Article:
Halifax rock outfit Servo put in the time to polish a gem in the land of rocky shores and fiddles on this, their second release. Like a handful of other young East Coast rock acts consistently releasing quality recordings, while growing a fan base wherever the band van takes them, Servo has an exciting new offering this year.
Hootenanny is the follow up to 2003’s The Blue Room and it is rock and roll served straight up: riffs, rebel yells and rhythm served in good measure. The tracks are warm like the guitar amps were left on all night with the windows shut. The Halifax Chronicle-Herald writes, “T he interplay is positively organic, with every rhythm arrangement grown from sturdy soul and rock roots based in Stax, Motown and Muscle Shoals.” Naturally, the usual R+B loving suspects are influences: The Stones, The Faces and The Band, to mention a few. Hootenanny is 10 tracks of original work, and the band’s production steers the music to a time that decidedly predates disco and punk. Drawing on numerous keyboard, horn and vocal appearances from a crop of talented young working musicians and recorded on a shoestring budget in one of the most musically interesting cities in North America, Servo’s Hootenanny is not to be missed by fans of 60’s and 70’s rock that has since come to be known as classic.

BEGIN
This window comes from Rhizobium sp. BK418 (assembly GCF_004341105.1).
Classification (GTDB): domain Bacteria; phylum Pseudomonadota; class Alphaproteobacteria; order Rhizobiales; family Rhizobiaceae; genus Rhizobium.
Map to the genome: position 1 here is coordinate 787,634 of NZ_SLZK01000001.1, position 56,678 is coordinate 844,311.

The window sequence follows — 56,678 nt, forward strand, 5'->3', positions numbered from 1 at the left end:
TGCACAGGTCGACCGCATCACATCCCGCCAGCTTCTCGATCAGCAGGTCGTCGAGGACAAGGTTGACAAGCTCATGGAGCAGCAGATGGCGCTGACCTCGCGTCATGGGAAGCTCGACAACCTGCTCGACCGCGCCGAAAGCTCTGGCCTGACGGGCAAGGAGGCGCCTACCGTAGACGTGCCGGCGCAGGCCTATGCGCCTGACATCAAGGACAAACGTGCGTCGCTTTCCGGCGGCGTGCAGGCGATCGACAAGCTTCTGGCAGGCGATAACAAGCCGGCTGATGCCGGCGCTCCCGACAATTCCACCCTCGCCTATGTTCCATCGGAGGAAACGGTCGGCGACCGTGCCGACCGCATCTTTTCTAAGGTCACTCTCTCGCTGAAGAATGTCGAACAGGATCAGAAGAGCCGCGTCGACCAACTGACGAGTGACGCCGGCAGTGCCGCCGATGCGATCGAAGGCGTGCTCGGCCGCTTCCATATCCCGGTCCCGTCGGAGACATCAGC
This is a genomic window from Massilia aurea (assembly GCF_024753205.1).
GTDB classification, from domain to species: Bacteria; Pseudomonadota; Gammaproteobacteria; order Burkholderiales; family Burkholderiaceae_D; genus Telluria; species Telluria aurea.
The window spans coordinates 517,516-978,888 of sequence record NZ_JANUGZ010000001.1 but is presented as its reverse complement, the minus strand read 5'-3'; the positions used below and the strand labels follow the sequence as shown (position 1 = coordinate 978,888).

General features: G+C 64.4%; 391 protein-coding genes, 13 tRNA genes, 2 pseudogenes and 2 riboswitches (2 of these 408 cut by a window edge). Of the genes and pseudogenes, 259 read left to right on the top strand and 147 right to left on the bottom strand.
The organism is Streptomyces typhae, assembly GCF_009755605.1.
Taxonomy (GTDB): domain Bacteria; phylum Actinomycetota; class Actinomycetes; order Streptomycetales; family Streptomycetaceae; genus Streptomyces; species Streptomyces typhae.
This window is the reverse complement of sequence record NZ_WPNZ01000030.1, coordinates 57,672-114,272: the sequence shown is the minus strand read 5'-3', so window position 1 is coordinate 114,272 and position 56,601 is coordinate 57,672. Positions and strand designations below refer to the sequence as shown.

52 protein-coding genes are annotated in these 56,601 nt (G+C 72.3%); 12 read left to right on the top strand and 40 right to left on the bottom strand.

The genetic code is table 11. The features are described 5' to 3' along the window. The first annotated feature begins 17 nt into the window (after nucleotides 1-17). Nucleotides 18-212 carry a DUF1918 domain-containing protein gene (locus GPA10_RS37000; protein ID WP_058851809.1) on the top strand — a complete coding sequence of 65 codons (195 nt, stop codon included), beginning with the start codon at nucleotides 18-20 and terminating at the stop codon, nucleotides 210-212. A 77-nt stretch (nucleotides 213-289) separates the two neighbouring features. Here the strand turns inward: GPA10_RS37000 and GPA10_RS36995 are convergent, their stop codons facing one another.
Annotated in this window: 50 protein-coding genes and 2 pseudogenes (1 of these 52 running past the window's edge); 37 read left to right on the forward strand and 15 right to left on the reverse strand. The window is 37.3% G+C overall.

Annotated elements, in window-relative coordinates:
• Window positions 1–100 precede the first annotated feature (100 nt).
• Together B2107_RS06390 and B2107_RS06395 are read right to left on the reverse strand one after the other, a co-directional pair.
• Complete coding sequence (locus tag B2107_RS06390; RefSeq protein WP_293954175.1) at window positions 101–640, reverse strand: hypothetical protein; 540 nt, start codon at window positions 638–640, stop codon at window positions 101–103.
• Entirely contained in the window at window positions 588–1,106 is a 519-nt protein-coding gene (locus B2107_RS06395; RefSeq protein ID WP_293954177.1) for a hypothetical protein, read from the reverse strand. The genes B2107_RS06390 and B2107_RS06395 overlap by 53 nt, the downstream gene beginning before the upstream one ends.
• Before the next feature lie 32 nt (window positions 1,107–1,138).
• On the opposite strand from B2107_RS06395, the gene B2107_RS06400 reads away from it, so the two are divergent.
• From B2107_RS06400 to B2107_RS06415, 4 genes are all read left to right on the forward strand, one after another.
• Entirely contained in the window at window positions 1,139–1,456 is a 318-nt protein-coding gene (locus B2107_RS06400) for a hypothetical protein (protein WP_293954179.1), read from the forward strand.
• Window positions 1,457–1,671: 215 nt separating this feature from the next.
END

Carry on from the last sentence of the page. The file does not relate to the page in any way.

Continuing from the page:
Also available: The Blue Room (2003)